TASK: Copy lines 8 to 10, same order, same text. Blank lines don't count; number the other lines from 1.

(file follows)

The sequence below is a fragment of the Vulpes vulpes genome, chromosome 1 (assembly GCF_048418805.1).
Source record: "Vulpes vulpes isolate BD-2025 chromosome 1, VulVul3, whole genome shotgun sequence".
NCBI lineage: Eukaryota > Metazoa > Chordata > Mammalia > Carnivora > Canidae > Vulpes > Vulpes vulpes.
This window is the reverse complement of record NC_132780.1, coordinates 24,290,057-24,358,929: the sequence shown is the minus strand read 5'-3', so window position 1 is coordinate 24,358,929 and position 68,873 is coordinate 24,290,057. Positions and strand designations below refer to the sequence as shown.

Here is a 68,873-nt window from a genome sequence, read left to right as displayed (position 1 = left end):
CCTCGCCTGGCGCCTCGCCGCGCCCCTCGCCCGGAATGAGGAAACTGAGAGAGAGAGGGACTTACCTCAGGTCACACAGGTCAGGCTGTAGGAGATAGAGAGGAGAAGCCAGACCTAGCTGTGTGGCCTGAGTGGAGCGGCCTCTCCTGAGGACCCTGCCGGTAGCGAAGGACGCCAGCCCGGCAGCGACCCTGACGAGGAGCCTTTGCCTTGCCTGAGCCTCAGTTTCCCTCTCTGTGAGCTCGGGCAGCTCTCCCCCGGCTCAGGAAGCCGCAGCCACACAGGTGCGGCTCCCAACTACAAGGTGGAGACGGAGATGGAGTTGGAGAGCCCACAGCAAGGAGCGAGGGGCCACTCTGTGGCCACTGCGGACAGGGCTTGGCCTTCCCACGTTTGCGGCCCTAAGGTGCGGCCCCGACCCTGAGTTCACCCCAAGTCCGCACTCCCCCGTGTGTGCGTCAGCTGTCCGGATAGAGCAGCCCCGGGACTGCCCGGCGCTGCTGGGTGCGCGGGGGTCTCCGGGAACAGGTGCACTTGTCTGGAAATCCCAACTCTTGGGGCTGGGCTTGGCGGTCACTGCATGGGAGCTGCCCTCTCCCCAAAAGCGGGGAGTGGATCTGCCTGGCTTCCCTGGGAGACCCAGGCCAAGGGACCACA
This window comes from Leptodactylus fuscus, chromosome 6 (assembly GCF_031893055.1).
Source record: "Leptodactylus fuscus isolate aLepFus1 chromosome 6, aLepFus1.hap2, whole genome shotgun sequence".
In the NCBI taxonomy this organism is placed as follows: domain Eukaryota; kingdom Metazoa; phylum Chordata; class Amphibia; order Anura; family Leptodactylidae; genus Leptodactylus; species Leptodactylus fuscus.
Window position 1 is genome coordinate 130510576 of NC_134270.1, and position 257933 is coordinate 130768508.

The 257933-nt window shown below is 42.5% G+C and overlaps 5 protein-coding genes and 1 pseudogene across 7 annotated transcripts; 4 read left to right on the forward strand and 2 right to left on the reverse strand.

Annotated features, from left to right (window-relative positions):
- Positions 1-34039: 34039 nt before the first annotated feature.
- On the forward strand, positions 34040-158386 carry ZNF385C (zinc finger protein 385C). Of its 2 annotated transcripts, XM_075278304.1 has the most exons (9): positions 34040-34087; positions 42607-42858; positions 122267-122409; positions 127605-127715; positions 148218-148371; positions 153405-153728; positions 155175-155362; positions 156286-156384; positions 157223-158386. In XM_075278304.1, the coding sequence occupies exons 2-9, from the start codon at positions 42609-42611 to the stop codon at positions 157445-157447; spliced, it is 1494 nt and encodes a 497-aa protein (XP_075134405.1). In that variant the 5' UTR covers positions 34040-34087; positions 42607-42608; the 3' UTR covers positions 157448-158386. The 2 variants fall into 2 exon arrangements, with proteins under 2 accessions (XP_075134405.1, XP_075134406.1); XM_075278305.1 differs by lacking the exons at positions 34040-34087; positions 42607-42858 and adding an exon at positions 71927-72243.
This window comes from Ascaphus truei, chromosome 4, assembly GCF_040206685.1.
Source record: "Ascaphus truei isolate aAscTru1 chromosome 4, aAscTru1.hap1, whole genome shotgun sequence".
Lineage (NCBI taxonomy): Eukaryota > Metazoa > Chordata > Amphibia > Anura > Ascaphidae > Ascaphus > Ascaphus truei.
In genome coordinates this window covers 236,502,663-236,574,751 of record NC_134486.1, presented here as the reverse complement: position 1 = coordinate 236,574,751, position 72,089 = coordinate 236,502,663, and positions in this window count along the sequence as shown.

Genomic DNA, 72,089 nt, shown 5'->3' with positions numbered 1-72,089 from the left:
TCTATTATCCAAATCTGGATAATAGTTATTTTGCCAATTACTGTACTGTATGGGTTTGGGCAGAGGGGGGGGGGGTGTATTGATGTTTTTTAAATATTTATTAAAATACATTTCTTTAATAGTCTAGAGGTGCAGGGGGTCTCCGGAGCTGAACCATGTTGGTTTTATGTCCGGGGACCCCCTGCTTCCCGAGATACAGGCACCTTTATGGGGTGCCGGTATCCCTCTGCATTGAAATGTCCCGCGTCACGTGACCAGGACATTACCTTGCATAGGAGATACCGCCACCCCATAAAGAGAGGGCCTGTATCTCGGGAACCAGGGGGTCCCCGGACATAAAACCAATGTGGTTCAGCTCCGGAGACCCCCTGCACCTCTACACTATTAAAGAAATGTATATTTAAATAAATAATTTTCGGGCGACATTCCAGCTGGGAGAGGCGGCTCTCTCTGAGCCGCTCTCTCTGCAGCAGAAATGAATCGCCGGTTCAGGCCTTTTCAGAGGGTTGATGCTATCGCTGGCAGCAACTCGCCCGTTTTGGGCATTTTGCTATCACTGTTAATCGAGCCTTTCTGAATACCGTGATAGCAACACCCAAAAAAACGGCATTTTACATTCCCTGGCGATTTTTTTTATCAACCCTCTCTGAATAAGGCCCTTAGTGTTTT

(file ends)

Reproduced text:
Source record: "Leptodactylus fuscus isolate aLepFus1 chromosome 6, aLepFus1.hap2, whole genome shotgun sequence".
In the NCBI taxonomy this organism is placed as follows: domain Eukaryota; kingdom Metazoa; phylum Chordata; class Amphibia; order Anura; family Leptodactylidae; genus Leptodactylus; species Leptodactylus fuscus.
Window position 1 is genome coordinate 130510576 of NC_134270.1, and position 257933 is coordinate 130768508.